I am not so into the Hindu aspects of kundalini yoga. I tend to filter those bits out and just take what I find helpful from the practice, as I do with any teachings I learn - be my own refuge.

Lately I am finding at the beginning of a meditation session, it feels good to focus on the chakras, on the life force energy, and move that energy around the body. It is intimately connected to the breath I find. For me, this practice is very helpful, it gives the mind something to do at the start of a meditation session when it might be a bit restless. And it is something challenging and engaging enough to generate interest, curiosity and wonder in meditation, which draws the attention away from the thoughts and into the body. It feels enjoyable, and healing and invigorating. In fact, I am sure it was me practising this while lying in bed feeling sick that helped me recover quicker than normal from my illness.

There comes a point when the mind naturally stops moving the energy about the body, and it feels satisfied, balanced, and at ease. The body feels very pleasant and comfortable. And one feels very together and lucid, and content to just rest in whole body awareness and become very still and serene.

The chakras and kundalini has always felt real to me, and when the chakras feel cleared out, the energy of the body really does feel much better, cleaner and brighter, much less weighed down, lighter, more ethereal. When walking outside afterwards it almost feels like the air element passes right through me, like the matter of this body has become less dense. It is hard to put into words.

I think holding onto negative energies makes the body feel coarser, heavier. As many of our stresses and woes, our angst and longing gets stored there. The good news is we don't have to hold onto the negativity. We are allowed to let go of it, and nothing bad happens when we do. Yes, the process of purification can be painful and unpleasant at times, it is not fun to face the shadow self and all the myriad contradictory selves; but it is worth it when you come through the other side and you are no longer being weighed down by it all.

Nobody can do it for us. We have to give ourselves permission to stop holding on to the cause of our suffering. Much of which comes from longing, resentment, and identifying with things.

It is easier to do this when coming from the place of lucid serenity that samhadi brings. Stillness really is a great help when going through the dark night.


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Asoka

The Deathless

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Edited by Richie Cuthbertson, Monday, 20 Feb 2023, 21:19

Went out for a walk in the rain. Felt like there was a horse race of thoughts going on in my head. I watched them patiently, and noticed how I felt as well, how the thoughts affect the body; and vice versa how the body affects the thoughts. I felt restless and agitated, anxiety was present in the mind, and I noted how unpleasant these feelings are. Suffering feels like this.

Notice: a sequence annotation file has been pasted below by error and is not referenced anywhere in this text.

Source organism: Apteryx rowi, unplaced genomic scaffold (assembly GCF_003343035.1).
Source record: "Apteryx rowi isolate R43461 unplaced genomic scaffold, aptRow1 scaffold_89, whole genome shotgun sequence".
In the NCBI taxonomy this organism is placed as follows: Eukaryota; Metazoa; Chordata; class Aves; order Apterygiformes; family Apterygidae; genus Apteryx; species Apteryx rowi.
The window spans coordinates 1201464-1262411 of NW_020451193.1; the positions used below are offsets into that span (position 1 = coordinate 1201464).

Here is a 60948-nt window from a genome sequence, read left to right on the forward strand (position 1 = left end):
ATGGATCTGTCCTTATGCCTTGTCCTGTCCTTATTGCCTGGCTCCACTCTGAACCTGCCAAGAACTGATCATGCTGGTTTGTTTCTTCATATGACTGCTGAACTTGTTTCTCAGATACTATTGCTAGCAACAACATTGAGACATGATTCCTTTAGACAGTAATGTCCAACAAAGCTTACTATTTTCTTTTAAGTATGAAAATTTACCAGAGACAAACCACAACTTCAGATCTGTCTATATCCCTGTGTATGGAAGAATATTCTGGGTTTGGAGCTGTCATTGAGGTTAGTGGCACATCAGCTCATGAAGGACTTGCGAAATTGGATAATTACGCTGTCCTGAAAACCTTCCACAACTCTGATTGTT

I observed that the cause of it was once again thoughts to do with greed, hatred, and delusion. I reflected on what is meant by delusion, and there was this Aha! moment and I suddenly saw that the root of all delusion is the conceit: I am. 

I noticed then that whenever I felt suffering present in the mind, thoughts about the self were also present. This mental construct we carry around with us like a heavy suitcase: the self. It is unpleasant, it is stressful, bossy as well, has all these wants and needs, and resentments, it is tiring having a self... and... how nice it feels when one puts it down like a heavy bag one has been carrying without realising. How pleasant it feels to stop identifying with things, to stop taking things personally, to stop longing, to stop feeling angry. How happy it is to forget the self. I think the happiest moments in my life are when I have forgotten the self. 

I then reflect there never actually was a self, it was all a mental construct, an illusion, when one looks closely at it, it can't stand up to the light of day. But the sense of self is still needed to function in the world, so I must use it like a tool to survive; but how nice it feels to not cling to it, to not identify with it anymore (-:

I think that's the reason for the dark night, to see the self for what it is which can be hard to see; but then it is liberating, when one sees how it is this clinging to this delusion of self that causes us suffering, and the realisation that one doesn't have to hold onto it, it is perfectly okay to let go of it, because it was never there in the first place. 

Nibanna (Nirvana) is an element that is always here, it always has been here, and always will be. Another name for it is 'the deathless' because unlike conditioned phenomena it is permanent, it never ceases, and it is unaffected by change. Another name for it is the unconditioned.

 The noble eightfold path is the training that frees the mind from greed, hatred, and delusion. Which then enables one to experience the deathless, nibanna.

The knowledge of nibanna disappears and gets forgotten in time though, and it can remain unknown for very long stretches of time. And then apparently it takes a Buddha, a Tathagatha to re-discover it and teach other beings how to experience it again.